7. 7. Q: My customer requires that my HACCP system be certified. I mentioned to them that I was planning to have my food safety management system certified to ISO 22000:2005. Will I have to have separate certification audits for both the HACCP system and the food safety management system? A: ISO 22000:2005 incorporates the 5 preliminary steps and the 7 principles of HACCP that are described by Codex (the international HACCP standard) and by the National Advisory Committee for the Microbiological Criteria Foods (the US HACCP standard). Therefore, certification to ISO 22000:2005 should provide adequate evidence to the customer that you have an effective HACCP system. If the customer does not plan to accept the ISO 22000:2005 certification, as certification to the requirements of HACCP, please have the customer call BSI at 1 800 862 4977. We will discuss these issues with your customer and explain that an ISO 22000:2005 certificate ensures compliance with all of the requirements of HACCP. This may be enough to satisfy your clients. If your client still insists on a separate HACCP certificate, BSI can make arrangements to issue a separate HACCP certificate, stating that the HACCP system has been certified by BSI, in addition to the ISO 22000:2005 certificate. Revisions Q: Is there any chance that ISO 22000:2005 will become an antiquated standard? A: No. ISO requires that all of their standards be reviewed every five years, taking into account the experience that has been gained by the users of the standard and on the basis of this determining the need to revise and improve the standard. This review requirement ensures that all of their standards continue to describe the current industrial practice. Q: Will ISO 22000:2005 be revised? A: Yes. It is expected that the Working Group responsible for writing this standard will start the review and revision process during 2008. This review process will include reviewing the experience gained by the users of the standard from around the world. Find out more Q: Are there any resources that will help me to further understand ISO 22000:2005? A: ISO published ISO/TS 22004:2005 – Food Safety Management System: Guidance on the application of ISO 22000:2005. You can purchase copies of both ISO 22000:2005 and ISO/TS 22004 from BSI at www.bsiamericas.com/22000purchase. Also, BSI offers a full suite of food safety guidance documents for free download at www.bsiamericas.com/fsguidance For further information, please contact BSI at: BSI Management Systems 12110 Sunset Hills Road, Suite 200 Reston, VA 20190-5902 Tel: 1 800 862 4977 1 703 437 9000 Fax: 1 703 437 9001 inquiry.msamericas@bsi-global.com www.bsiamericas.com 7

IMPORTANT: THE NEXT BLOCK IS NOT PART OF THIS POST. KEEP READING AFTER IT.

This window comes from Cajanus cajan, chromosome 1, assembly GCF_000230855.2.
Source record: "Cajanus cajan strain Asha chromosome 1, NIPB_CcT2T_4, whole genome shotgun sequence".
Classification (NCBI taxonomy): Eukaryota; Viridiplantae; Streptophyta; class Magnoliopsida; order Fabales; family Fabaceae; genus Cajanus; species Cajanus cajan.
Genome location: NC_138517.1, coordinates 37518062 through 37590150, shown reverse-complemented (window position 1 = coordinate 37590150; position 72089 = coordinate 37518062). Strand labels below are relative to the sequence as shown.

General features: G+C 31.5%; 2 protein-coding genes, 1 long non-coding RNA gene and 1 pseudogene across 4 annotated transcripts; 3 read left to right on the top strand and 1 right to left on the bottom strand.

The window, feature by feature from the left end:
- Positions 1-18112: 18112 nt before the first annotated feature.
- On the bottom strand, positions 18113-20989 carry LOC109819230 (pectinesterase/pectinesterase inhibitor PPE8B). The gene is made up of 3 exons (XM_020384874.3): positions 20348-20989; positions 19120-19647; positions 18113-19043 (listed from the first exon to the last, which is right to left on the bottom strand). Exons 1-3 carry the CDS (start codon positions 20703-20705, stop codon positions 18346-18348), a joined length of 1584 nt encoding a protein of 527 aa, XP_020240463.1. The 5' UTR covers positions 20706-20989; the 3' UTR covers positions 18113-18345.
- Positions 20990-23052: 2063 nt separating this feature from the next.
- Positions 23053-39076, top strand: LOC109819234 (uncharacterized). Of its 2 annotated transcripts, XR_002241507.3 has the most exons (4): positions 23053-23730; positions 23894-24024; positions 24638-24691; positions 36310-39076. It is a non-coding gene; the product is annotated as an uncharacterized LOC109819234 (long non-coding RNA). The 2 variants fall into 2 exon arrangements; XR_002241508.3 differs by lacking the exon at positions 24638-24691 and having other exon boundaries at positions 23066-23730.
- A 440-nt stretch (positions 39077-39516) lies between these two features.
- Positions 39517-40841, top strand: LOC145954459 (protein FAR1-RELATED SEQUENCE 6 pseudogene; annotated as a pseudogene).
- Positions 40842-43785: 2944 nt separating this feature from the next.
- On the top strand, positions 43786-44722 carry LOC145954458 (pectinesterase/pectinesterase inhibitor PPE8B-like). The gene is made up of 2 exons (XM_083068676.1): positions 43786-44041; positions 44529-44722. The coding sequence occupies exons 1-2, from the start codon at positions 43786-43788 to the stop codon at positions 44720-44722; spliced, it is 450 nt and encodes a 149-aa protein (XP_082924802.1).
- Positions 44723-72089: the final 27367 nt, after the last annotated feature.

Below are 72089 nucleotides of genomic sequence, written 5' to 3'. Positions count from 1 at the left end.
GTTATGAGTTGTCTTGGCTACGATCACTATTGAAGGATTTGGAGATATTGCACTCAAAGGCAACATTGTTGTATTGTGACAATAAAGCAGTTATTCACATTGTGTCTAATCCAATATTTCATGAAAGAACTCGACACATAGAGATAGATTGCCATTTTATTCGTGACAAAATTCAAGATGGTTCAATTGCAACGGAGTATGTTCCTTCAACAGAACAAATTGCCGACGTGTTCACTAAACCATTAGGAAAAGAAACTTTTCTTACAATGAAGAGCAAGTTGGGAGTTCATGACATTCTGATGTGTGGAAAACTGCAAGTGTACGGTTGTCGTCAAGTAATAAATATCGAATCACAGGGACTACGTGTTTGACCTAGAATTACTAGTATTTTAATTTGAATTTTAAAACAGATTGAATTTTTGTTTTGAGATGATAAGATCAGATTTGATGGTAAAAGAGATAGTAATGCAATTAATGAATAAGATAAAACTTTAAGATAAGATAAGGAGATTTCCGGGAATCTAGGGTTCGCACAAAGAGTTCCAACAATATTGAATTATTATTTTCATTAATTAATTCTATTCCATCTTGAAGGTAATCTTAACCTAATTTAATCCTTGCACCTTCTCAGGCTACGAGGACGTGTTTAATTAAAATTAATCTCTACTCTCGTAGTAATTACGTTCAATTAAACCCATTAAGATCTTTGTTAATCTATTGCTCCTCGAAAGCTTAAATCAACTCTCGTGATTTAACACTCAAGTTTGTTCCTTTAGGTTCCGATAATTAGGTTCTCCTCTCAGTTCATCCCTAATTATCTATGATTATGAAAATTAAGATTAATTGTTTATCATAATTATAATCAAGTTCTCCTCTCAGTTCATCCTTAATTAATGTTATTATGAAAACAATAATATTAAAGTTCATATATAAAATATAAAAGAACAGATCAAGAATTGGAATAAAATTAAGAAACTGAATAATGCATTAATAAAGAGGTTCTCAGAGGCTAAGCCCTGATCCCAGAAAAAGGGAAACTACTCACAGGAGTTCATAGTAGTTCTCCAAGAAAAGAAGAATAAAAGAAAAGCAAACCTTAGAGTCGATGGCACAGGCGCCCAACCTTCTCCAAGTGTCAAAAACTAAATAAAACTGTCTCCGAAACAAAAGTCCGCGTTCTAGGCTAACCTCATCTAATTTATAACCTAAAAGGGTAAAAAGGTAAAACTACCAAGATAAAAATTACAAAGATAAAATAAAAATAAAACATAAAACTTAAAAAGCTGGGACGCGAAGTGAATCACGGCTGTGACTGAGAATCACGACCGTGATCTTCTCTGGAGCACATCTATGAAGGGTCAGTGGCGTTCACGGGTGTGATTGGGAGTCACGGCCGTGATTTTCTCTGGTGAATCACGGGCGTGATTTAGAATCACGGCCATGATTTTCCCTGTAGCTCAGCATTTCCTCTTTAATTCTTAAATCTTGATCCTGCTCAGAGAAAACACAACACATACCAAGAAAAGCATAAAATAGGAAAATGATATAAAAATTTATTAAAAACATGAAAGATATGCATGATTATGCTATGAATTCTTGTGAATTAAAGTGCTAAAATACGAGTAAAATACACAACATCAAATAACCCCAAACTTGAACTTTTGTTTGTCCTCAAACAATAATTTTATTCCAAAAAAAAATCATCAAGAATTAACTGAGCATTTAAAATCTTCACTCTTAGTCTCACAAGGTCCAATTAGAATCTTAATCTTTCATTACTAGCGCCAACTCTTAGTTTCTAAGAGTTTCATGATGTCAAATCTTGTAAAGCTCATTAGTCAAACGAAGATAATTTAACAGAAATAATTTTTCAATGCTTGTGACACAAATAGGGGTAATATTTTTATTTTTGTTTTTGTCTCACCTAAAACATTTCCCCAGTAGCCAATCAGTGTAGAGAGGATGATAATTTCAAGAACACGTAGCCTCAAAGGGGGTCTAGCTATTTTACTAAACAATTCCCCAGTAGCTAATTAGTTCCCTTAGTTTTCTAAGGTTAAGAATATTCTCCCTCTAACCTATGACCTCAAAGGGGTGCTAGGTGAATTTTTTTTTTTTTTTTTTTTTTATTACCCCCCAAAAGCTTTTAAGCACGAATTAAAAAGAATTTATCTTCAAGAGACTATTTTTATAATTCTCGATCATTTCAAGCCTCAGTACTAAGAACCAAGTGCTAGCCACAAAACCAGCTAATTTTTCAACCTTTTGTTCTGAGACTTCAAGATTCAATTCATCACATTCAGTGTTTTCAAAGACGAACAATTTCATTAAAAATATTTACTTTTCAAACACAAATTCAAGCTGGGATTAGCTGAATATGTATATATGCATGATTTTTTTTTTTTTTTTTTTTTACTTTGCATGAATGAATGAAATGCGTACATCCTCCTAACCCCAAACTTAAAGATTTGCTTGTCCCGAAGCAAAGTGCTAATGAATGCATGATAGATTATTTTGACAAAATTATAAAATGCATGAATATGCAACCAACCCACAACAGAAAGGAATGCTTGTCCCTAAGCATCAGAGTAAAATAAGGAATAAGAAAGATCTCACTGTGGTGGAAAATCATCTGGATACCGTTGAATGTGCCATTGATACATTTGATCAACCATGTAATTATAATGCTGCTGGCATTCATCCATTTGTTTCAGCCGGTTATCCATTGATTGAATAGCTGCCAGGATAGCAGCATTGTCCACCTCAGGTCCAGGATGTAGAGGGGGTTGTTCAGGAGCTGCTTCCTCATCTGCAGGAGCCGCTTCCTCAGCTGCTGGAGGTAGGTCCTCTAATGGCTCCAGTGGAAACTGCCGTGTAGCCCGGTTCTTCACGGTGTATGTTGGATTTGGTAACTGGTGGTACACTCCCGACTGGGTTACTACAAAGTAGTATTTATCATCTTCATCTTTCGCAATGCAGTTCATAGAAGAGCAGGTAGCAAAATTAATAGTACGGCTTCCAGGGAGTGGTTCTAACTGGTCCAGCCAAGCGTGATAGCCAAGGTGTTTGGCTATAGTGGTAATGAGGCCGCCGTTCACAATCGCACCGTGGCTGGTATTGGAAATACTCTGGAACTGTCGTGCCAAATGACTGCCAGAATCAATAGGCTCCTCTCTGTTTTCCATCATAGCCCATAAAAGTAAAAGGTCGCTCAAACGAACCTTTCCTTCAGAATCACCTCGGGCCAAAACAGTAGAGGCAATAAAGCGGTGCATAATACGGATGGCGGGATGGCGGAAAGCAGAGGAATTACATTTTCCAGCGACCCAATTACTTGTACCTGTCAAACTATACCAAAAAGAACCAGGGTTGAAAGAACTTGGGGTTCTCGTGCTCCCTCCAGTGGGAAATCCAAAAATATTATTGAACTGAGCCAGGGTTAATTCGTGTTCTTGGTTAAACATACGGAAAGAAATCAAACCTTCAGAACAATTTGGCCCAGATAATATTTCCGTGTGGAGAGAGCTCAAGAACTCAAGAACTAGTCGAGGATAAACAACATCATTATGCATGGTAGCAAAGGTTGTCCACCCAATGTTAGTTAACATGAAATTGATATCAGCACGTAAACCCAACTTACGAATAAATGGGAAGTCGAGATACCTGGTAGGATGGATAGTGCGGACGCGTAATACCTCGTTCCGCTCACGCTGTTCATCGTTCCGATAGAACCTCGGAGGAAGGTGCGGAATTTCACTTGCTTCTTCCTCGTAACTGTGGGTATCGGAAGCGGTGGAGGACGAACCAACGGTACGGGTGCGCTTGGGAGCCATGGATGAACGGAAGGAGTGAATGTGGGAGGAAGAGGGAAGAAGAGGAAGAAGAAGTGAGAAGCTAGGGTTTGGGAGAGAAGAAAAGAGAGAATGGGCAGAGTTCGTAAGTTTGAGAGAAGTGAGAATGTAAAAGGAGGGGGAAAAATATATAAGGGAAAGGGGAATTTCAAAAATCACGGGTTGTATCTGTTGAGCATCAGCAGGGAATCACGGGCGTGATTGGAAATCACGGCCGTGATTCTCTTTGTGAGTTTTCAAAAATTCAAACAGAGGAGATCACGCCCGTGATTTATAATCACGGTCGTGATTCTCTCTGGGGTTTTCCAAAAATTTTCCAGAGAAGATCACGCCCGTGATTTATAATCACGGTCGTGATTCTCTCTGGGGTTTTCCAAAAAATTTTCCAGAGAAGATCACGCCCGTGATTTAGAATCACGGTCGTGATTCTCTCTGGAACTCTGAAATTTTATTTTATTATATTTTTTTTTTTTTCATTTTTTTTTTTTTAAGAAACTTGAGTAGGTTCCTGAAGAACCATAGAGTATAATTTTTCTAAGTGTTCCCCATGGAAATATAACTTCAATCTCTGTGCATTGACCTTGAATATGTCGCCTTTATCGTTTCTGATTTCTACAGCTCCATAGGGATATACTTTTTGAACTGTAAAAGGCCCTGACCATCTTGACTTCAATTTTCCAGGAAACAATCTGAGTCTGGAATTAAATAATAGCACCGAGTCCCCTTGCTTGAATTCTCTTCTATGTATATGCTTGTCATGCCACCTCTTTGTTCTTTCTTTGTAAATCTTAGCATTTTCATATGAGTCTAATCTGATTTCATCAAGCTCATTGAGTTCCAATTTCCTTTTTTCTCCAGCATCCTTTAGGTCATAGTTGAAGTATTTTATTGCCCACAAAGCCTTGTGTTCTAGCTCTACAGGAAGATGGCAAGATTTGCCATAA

8. 8. F O O D S A F E T Y M A N A G E M E N T I S O 2 2 0 0 0 : 2 0 0 5 BSIUSA84/0606/E BSI Group: Standards • Information • Training • Inspection • Testing • Assessment • Certification raising standards worldwide USA BSI Management Systems 12110 Sunset Hills Road, Suite 200 Reston, VA 20190 USA Tel: 1 800 862 4977 703 437 9000 Fax: 703 437 9001 inquiry.msamericas@bsi-global.com Canada BSI Management Systems Canada, Inc. 17 Four Seasons Place Suite 102 Toronto, ON M9B 6E6 Canada Tel: 1 800 862 6752 Fax: 416 620 9911 inquiry.canada@bsi-global.com www.bsiamericas.com More from BSI… Food Safety Training www.bsiamericas.com/fstraining Food Safety Email Update Service www.bsiamericas.com/fsupdate Communication Day Events www.bsiamericas.com/commsdays Author John G. Surak, PhD authored this publication. Dr. Surak is a consultant in process control, statistics, and development of management systems that meet ISO 9001 and 22000 requirements. Dr. Surak led the United States delegation to the meetings of Working Group 8 of ISO TC 34. This Working Group wrote ISO 22000:2005 and ISO TS 22004. He can be reached at 864 506 2190 or jgsurak@yahoo.com